The wet start to 2019 could delay planting of area crops, potentially adding to declining profits for already struggling farms.
As trade concerns with China continue and the price of a bushel of soybeans remains at about half what farmers were making in September 2012, area farms are adding moist fields to the list of factors that could impact their futures.
Mid-April to mid-May is the most ideal time to plant, said Sam Custer, Darke County Ohio State Extension educator, but moist soil is likely to prevent some area farmers from planting until the start of May. Once May 15 hits, farmers begin losing an average bushel of corn per acre each day, Custer said.
Farmers will also lose a bushel of soybeans every three days if planting happens too late in the season, Greene County farmer Craig Corry said.
“The long-term forecast is for a wet April here, so guys are getting a little anxious,” Custer said.
February was the third wettest ever for the region, and soil moisture remains much higher in the Miami Valley today that usual, said Storm Center 7 Meteorologist McCall Vrydaghs.
There’s also an above average chance that the Miami Valley will have a wetter than normal spring and early summer, according to both the National Oceanic and Atmospheric Administration and Vrydaghs.
“Some people are small farmers that are very financially well off and they can afford to take that one bushel off. But if you’re a new farmer, young, just out of school, and you’re trying to get started, it doesn’t matter what the size, every bushel you’ve got to have to be able to make ends meet,” Custer said.
But it’s still early, said Butler County’s Farm Bureau president and farmer Gail Lierer. Most farmers are optimistic and won’t start getting too concerned until this time next month.
The end of the first week of May is when Corry said he would start feeling the urgency, but some farmers with more acres than him have already started trying to get into the fields as early as possible, including Thursday ahead of Friday’s rain.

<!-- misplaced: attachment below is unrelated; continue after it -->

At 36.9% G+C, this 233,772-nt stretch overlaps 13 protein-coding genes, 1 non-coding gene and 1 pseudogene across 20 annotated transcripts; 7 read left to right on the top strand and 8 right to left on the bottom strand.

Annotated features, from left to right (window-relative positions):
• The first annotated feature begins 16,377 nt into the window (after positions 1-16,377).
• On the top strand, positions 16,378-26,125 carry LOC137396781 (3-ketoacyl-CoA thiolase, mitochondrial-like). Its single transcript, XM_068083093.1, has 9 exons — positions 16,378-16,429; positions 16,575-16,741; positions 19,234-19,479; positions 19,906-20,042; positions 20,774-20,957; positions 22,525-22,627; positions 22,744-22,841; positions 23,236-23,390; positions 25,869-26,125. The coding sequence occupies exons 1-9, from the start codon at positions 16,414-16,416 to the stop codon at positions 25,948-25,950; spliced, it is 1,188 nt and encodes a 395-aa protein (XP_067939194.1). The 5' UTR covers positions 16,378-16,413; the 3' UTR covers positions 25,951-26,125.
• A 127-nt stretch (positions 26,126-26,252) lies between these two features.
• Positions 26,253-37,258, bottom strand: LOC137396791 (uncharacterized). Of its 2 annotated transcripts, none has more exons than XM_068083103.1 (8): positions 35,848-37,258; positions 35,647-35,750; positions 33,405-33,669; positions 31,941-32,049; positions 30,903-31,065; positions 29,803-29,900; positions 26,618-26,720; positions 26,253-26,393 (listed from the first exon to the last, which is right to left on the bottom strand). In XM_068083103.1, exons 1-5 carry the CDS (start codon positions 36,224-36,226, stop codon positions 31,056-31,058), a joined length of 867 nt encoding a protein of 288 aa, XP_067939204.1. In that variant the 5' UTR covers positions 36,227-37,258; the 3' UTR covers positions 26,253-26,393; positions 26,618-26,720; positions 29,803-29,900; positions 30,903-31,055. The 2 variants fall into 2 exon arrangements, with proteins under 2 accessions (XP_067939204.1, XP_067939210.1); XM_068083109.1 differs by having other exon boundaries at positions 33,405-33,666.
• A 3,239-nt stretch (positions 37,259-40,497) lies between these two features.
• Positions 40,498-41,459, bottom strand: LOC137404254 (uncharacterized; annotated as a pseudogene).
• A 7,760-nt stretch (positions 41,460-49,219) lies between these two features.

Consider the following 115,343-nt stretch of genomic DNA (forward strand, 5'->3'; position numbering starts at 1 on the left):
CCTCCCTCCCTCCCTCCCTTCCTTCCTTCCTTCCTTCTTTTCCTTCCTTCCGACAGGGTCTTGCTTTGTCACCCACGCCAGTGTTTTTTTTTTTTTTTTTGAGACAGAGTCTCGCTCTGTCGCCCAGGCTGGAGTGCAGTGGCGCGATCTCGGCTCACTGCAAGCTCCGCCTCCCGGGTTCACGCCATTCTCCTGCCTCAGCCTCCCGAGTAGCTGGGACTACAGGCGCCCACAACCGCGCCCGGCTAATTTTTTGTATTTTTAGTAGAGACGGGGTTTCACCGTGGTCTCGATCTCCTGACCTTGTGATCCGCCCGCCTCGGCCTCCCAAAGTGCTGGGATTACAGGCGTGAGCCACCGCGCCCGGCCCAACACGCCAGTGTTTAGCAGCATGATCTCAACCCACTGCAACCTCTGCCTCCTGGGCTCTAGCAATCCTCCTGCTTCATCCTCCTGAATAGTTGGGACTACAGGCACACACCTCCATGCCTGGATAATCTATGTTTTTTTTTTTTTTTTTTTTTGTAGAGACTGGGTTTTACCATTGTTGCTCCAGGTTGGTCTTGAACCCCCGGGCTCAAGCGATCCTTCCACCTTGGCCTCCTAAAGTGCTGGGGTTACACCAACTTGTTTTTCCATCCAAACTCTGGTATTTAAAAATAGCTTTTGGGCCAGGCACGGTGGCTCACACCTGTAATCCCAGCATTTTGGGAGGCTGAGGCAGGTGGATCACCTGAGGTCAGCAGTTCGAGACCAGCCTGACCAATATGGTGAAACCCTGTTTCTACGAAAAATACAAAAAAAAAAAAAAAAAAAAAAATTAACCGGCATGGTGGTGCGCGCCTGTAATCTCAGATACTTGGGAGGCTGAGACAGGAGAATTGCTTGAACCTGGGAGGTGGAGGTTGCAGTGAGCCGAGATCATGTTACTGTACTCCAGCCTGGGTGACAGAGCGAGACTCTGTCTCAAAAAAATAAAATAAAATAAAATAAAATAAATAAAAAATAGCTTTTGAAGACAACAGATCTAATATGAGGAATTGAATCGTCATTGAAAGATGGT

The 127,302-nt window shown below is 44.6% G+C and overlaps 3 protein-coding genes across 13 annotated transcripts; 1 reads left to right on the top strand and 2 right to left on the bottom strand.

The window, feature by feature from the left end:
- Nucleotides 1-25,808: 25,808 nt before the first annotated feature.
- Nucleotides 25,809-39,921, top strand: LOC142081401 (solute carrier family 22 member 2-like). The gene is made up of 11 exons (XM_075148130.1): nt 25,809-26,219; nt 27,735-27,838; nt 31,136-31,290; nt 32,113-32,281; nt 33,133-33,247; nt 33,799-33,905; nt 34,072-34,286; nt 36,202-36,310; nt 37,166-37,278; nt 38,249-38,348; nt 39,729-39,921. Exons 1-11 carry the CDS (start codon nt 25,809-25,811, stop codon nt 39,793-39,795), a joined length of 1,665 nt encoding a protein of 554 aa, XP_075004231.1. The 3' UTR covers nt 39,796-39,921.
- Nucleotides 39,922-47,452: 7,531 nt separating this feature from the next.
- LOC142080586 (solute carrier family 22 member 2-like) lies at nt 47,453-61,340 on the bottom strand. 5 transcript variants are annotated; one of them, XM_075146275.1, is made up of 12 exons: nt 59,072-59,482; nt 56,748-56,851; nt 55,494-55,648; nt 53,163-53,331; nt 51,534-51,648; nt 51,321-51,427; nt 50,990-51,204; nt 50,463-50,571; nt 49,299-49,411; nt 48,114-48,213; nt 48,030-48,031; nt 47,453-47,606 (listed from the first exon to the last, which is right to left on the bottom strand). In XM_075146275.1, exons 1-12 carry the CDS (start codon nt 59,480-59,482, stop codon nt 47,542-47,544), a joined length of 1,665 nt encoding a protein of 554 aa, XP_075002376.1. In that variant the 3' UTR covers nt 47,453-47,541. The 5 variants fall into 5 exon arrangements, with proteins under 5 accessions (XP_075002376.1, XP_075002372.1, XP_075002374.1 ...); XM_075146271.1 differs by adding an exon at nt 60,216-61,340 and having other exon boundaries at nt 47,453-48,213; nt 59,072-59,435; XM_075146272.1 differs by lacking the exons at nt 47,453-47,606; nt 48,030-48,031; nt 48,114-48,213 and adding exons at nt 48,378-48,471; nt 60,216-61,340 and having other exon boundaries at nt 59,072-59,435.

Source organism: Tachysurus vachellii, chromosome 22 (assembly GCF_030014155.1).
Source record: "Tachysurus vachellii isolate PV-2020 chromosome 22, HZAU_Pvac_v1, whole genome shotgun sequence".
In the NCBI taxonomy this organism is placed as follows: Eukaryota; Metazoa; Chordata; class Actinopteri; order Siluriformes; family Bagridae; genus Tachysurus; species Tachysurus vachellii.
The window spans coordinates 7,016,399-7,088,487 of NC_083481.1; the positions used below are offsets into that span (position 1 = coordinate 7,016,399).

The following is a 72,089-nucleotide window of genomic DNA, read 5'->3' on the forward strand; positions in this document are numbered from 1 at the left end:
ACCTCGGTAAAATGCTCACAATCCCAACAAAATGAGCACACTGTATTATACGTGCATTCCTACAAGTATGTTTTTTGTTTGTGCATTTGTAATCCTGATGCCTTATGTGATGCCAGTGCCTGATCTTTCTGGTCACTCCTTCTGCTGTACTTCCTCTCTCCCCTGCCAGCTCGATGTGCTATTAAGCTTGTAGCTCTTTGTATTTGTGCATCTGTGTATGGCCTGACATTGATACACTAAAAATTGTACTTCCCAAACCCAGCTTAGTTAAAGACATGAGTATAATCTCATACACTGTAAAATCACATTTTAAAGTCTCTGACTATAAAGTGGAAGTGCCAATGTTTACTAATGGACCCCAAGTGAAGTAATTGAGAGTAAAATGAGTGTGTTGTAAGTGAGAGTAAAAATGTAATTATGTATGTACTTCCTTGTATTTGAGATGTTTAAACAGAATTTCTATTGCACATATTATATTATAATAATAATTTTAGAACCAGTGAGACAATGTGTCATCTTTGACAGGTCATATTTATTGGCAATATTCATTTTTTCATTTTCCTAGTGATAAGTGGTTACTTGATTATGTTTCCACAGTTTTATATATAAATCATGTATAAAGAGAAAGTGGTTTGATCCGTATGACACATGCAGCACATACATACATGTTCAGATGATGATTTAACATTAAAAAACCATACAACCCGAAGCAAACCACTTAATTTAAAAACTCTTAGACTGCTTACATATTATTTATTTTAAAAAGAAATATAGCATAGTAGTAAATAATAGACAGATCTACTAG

Worrying about rain in May is always a concern Lierer said she hears from farmers because they don’t want to stop planting once they’ve started. The hope is for a dry May for planting and enough rain into July to help the crops grow.
“If we get into a situation where it’s a delayed planting and then if we don’t get those rains in July…we’ll probably see some (farmers who are already financially distressed) that will have to change careers. Or they’ll have to pick up a second job in a farm and also work in town at a factory or some other business,” Custer said.
Over the years, many farmers have picked up second jobs to diversify, said Butler County Farmer Rita Biser. She and her family also raise livestock to help offset fluctuations in crops. Others operate excavating businesses because they’re good at operating machinery, she said.
Some will sell crop insurance or sell seed.
If the weather cooperates with a few dry, sunny and windy 70-degree days to dry out the soil, along with another 10 dry days to plant, the window of opportunity is still available for the similar high yields harvested last year.
“You can have good yields, but you also need the good prices to keep everything working good together. It doesn’t matter how much you have, if you’re not getting a good price for it you’re still struggling to make it cost effective,” Lierer said.
Tariffs had a major effect on soybean prices that were already dropping, Lierer said. The trade war caused China to drastically drop the amount of soybeans it purchased from the U.S. and it began looking to Brazil to fill its gap.
Decreased demand from China along with increased supply — both from last year’s record yields leftovers and a good season for Brazil’s crops — has crop prices low at the start of the planting season. Farmers selling soybeans got an average $8.95 per bushel Thursday, compared to $10.61 this time last year and $15.14 five years ago, according to Nasdaq. Corn prices have dropped more than 27 percent over the past five years.
Friday’s prices were $3.60 a bushel compared to $4.95 a bushel.
“Farmers typically spend their profits in the communities they live, so if there’s not good profits made, then they’re not going to buy new cars and trucks, they’re not going to buy new farm equipment, they’re going to eat out less at the restaurants, they’re going to do less socially, they’re going to be in a position where they’re not able to make as large of charitable contributions whether it’s for their church or other nonprofits,” Custer said.
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